Do you remember the movie “The Bucket List”? That 2007 film, starring Morgan Freeman and Jack Nicholson, introduced the term “bucket list” to American popular culture. It means a wish list of things you want to do before “kicking the bucket,” that is, before dying. The term “kick the bucket,” on the other hand, has been around for centuries, although no one quite knows where the expression came from.
Like many people, when “The Bucket List” hit the theaters, I made a list of things I’d like to do before dying. I’m happy to announce that I have crossed every item off my Bucket List.
No, I didn’t actually do those things. I crossed them off my list because now, 12 years later, I realize I no longer want to do any of those things.
My bucket list contained the obligatory daredevil items found on many other folks’ lists: skydive, parasail, zipline, bungee jump, and eat jalapeño peppers. Back then I had just turned 50, so I was pretty sure I was physically able to handle those activities, except maybe the jalapeño thing, which probably would’ve killed me.
To be honest, all those daredevil activities defy gravity (other than the jalapeños, which defy common sense), and I’ve never been a big fan of gravity. Well, let me rephrase that: I am a fan of gravity, because floating off into outer space would make it difficult to get to work on time. What I’m not a fan of is being in a situation where gravity might cause me to plunge downward suddenly and slam into the ground at 122 mph. So, even though I put those things on my bucket list, I wasn’t all that interested and never took any steps to make them come true.
One major item on my bucket list, however, was something I really desired to do. My goal was to someday accumulate enough vacation time to be able to take an entire month off during the summer, and then rent a Winnebago and travel all across the country going to major league baseball games. I would start on the east coast — Sox, Yanks, Mets, Phils, Nats, and O’s — and then head west toward the Great Lakes — Pirates, Indians, Tigers, Blue Jays, Cubs, White Sox, Brewers, and Twins. At that point, I would decide whether I had enough time and/or money left to cruise to the west coast. If not, then maybe I instead would head for KC, St. Louis, Texas, and Atlanta before returning home.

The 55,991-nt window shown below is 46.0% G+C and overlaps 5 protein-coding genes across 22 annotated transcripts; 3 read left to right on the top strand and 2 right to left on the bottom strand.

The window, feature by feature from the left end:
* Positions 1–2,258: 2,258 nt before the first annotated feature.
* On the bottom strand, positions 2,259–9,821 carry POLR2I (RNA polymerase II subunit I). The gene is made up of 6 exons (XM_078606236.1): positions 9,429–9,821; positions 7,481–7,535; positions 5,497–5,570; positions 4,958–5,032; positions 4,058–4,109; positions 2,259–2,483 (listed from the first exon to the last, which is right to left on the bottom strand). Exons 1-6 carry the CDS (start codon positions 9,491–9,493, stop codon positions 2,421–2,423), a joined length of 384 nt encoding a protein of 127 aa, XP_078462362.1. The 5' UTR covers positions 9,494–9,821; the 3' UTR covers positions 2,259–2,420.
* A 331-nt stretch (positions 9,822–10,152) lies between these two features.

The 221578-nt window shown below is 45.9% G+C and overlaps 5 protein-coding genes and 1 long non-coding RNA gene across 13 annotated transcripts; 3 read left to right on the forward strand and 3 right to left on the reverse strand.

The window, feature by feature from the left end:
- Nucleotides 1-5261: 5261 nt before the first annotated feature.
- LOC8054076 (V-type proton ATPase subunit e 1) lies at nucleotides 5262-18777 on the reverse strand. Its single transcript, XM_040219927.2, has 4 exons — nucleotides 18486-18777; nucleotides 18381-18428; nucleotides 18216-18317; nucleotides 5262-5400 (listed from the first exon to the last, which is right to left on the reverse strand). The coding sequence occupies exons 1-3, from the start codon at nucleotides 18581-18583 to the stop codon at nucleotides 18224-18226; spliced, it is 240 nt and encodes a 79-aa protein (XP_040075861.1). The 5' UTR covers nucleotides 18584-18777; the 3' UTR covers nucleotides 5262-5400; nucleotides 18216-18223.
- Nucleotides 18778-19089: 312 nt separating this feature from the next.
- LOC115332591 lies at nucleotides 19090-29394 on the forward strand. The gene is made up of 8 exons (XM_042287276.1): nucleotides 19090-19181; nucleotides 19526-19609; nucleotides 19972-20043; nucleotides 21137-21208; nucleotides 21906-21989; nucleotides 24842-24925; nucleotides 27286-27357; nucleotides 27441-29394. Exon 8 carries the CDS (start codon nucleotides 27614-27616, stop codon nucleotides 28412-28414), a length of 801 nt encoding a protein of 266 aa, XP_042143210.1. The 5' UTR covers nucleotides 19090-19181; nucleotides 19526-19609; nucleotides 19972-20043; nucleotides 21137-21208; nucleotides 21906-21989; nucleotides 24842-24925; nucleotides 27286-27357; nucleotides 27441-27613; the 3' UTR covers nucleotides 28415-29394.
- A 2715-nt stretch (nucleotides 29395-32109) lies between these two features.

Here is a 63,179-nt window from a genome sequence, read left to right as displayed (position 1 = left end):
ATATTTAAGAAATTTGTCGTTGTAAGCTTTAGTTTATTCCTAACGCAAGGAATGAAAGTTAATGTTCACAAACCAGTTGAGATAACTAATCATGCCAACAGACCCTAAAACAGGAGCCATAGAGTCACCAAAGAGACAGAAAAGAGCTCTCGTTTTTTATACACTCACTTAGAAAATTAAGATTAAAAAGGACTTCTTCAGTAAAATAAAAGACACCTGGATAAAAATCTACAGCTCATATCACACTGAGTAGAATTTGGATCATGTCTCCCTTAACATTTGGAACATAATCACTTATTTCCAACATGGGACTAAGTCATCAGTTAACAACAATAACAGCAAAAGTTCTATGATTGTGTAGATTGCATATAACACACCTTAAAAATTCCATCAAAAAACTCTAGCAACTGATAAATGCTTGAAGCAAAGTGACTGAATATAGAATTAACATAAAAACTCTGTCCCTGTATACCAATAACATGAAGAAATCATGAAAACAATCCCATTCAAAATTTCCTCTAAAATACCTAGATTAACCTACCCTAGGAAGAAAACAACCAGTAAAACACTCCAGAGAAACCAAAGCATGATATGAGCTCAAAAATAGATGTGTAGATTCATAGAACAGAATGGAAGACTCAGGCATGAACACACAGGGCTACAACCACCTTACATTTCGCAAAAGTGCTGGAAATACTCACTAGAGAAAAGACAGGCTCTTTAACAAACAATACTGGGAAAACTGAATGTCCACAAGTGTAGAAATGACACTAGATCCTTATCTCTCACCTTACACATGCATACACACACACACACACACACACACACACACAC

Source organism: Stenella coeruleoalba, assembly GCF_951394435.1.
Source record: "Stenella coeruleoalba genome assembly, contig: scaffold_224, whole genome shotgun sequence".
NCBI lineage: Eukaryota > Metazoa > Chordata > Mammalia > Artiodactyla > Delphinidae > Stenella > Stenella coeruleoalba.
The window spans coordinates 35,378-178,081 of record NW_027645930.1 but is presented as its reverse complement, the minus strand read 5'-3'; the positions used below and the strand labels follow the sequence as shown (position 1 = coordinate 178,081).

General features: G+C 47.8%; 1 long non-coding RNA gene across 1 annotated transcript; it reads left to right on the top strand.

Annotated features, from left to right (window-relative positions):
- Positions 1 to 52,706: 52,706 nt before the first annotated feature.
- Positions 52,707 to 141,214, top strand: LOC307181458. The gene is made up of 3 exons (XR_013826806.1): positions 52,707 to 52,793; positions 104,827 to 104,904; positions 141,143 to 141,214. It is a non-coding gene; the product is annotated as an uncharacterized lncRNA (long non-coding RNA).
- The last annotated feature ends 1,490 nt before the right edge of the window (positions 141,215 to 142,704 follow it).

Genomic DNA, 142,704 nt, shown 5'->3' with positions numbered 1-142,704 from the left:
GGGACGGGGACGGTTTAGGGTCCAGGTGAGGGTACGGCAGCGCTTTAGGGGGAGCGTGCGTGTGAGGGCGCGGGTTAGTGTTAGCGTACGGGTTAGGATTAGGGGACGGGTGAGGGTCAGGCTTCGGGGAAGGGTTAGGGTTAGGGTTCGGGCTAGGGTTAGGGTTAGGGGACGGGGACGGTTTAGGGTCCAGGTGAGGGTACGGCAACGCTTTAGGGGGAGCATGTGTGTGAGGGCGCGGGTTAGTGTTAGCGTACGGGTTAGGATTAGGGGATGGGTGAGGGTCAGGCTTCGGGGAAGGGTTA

Twelve years ago, I really thought that would be a great “Bucket List” adventure. But now the idea of steering a raised ranch on wheels through downtown streets and spending a whole month sleeping on a 3-inch thick foam mattress while parked at highway rest areas is just not that attractive anymore.
I still have an abbreviated version of this dream, but it now involves Southwest Airlines, Uber rides, and lots of Hiltons and Hyatts. And no doubt it will require lots of Benjamins, too. Wrigley Field (Chicago), PNC Park (Pittsburgh), and Progressive Field (Cleveland) are still part of the plan, but all the other ballparks, well, I can always watch them on TV.
The other original Bucket List entries, especially the ones that involved the Great Wall of China, The Sydney Opera House, and the Galapagos Islands are just not that alluring anymore. Mostly because of how many hours I’d have to sit on a plane to get there. Again, I’ll just watch them on TV. There are great travel shows on PBS.
Unlike most people, I can honestly say I’ve crossed every item off my Bucket List. I consider it a victory — a victory for common sense.